Fantasy Sports Bill Does Constitute Gambling, ‘Saying it doesn’t is Part of the Fantasy’
By L.A. Williams
Christian Action League
March 14, 2017
RALEIGH – Tar Heel lawmakers pushing a Fantasy Sports Regulation bill, HB 279 – Fantasy Sports Regulation, are right about one thing: the games are becoming very popular very quickly.
But even as bill sponsors claim their proposed law would offer guidelines and a means to supervise the growing industry, in truth the measure would do little more than legalize yet another form of gambling in exchange for giving the state a cut of the profits.
“Just because the bill says these types of games ‘do not constitute gambling,’ does not make it so,” said the Rev. Mark Creech, executive director of the Christian Action League. “That’s part of the fantasy.”
DraftKings and FanDuel are two of the most well-known fantasy sports companies. They offer online gaming whereby players select virtual teams consisting of actual athletes, then compete based on how those chosen athletes perform. Unlike traditional, season-long fantasy sports that began as a hobby played among friends, daily fantasy sports (DFS) contests restart constantly, last a day or a weekend and mean big money for gambling operators who act as bookmakers.
DFS companies are already banned in six states and have been forced to apply for a gambling license in Nevada. Only three states have deemed the games legal, and three others changed their laws to accommodate them.
In North Carolina, games of chance are defined as gambling. And, with a few exceptions: the state lottery, tribal gaming and some charity game nights, gambling is illegal.
“These companies can argue that it takes skill to choose a winning team, and we concede that skill is involved, especially in the season-long versions of fantasy sports,” Creech said. “But with the daily games, any skill involved in choosing a virtual team is offset by the huge number of chance variables involved, from an athlete’s health to weather, field conditions or even bad calls by referees.”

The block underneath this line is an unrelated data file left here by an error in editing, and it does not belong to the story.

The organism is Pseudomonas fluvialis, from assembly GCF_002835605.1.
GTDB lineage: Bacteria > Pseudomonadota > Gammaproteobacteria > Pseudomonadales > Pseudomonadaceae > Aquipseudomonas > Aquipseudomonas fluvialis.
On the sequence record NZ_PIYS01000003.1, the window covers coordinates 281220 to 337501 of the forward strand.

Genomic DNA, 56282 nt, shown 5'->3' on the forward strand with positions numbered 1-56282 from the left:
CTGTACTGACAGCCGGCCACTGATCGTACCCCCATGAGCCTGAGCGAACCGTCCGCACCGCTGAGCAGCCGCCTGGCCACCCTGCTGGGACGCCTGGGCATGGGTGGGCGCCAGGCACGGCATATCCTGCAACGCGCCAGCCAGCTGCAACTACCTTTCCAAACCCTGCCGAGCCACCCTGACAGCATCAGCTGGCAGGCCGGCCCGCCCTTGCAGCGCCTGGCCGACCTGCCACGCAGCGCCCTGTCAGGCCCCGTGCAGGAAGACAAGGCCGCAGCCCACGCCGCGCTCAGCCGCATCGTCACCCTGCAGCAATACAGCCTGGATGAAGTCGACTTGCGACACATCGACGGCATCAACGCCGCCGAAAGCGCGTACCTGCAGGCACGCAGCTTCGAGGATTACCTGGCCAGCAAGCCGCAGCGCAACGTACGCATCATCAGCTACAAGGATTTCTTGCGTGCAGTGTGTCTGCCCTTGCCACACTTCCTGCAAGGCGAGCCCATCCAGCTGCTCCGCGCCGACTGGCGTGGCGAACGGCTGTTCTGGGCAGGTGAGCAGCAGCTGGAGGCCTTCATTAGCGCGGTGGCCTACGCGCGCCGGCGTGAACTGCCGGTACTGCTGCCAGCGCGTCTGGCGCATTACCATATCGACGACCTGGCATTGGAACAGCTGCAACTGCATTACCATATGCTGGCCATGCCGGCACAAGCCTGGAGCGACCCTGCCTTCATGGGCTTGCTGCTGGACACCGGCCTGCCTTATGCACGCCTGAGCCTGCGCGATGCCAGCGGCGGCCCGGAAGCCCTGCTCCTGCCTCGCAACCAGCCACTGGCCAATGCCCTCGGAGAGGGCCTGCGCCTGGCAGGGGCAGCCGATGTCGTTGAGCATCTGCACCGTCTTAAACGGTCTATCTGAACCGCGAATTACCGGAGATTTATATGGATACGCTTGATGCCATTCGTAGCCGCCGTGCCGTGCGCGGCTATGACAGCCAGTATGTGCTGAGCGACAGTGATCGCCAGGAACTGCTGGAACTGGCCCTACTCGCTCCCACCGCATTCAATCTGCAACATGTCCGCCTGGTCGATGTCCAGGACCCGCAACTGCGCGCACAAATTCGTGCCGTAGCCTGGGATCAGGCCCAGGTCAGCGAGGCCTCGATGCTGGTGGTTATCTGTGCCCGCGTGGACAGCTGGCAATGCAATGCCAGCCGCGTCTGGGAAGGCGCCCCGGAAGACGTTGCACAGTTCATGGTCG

He said no amount of projected profits to the state via registration fees — set by the bill at 10 percent of an operator’s prior year gross revenues up to $10,000 — is worth legitimizing the industry and creating more gambling addicts.
Stop Predatory Gambling, a Washington, D.C.-based nonprofit said House Bill 279 is misleading at best.
“The point of the bill is to give the appearance of regulation and create the impression this is being done on behalf of consumers,” wrote Les Bernal, the organization’s executive director. “No consumer protection groups are advocating for this bill…. The bill favors the gambling interests who stand to benefit by setting up a structure for self-regulation.”
Bernal points out that not only has Gamblers Anonymous added DFS to its list of gambling activities, but leaders in the industry have admitted that it is gambling. In an online discussion on Reddit, DraftKings CEO Jason Robins acknowledged his website was “almost identical to a casino.” MGM Casinos Chairman Jim Murren went further and called anyone arguing that DFS is not gambling “absolutely, utterly wrong.”
“I don’t know how to run a football team, but I do know how to run a casino, and this is gambling,” Murren has said.
DraftKings and FanDuel, among other national companies, have lobbyists working in more than 30 states to push for legalization. And Rep. Jason Saine (R-Lincolnton), who is sponsoring North Carolina’s bill, told the media that requiring game companies to register would allow the state to collect information about the industry and set up a framework that could be used if future changes are needed.
But Bernal and other gambling opponents say DFS violates federal law, which prohibits state-regulated sports betting on the outcomes of professional and amateur sports events. Any state legislation which attempts to legalize fantasy sports would be doing so in direct violation of the Professional and Amateur Sports Protection Act of 1992, they say.
Rev. Creech said the push to legalize and legitimize DFS reminded him of the video poker industry that plagued North Carolina for nearly two decades beginning in the early 1990s. In fact, DFS companies already offer “eSports,” which Bernal describes as a system “to encourage young people to wager and lose money on video games” and a way to “turn every kid’s video game console … into a Las Vegas casino.”
Creech warned that, just as with video poker, regulation of DFS gambling is not the answer.
“If an activity is potentially dangerous or risky, but not illegal, it should be regulated,” he said. “But when something is clearly against the law and harmful to a state’s citizenry, it doesn’t need to be regulated. It needs to be prohibited.”
House Bill 279 has been referred to the Committee on Regulatory Reform. If it gets a thumbs up there, it will go to the House Finance Committee.